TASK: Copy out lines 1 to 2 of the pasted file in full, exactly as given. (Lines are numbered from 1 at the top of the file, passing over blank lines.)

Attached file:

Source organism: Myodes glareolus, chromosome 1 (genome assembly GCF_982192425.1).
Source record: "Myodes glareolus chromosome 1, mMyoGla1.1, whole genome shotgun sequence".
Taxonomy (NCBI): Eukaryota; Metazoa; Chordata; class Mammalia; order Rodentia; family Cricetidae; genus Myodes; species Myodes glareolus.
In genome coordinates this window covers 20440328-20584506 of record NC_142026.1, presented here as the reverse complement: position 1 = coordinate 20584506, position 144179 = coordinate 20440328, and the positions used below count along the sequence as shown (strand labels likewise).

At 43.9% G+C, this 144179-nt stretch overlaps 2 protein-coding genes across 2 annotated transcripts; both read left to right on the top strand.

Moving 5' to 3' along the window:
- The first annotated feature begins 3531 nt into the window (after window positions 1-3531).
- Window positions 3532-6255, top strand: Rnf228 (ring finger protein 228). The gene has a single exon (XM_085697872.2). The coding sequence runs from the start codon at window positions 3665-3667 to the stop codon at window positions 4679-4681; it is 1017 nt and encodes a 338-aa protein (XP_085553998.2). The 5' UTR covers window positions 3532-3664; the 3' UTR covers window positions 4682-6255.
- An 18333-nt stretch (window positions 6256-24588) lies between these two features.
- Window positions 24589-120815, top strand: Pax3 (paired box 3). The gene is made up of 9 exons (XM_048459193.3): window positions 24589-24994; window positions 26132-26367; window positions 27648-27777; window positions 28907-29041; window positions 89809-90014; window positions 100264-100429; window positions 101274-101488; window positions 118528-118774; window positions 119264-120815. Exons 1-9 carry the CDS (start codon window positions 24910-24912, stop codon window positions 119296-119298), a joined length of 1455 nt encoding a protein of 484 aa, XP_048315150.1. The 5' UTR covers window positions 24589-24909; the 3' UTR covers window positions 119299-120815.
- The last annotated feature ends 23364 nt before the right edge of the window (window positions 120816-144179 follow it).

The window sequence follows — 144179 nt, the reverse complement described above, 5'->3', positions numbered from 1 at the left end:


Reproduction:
Source organism: Myodes glareolus, chromosome 1 (genome assembly GCF_982192425.1).
Source record: "Myodes glareolus chromosome 1, mMyoGla1.1, whole genome shotgun sequence".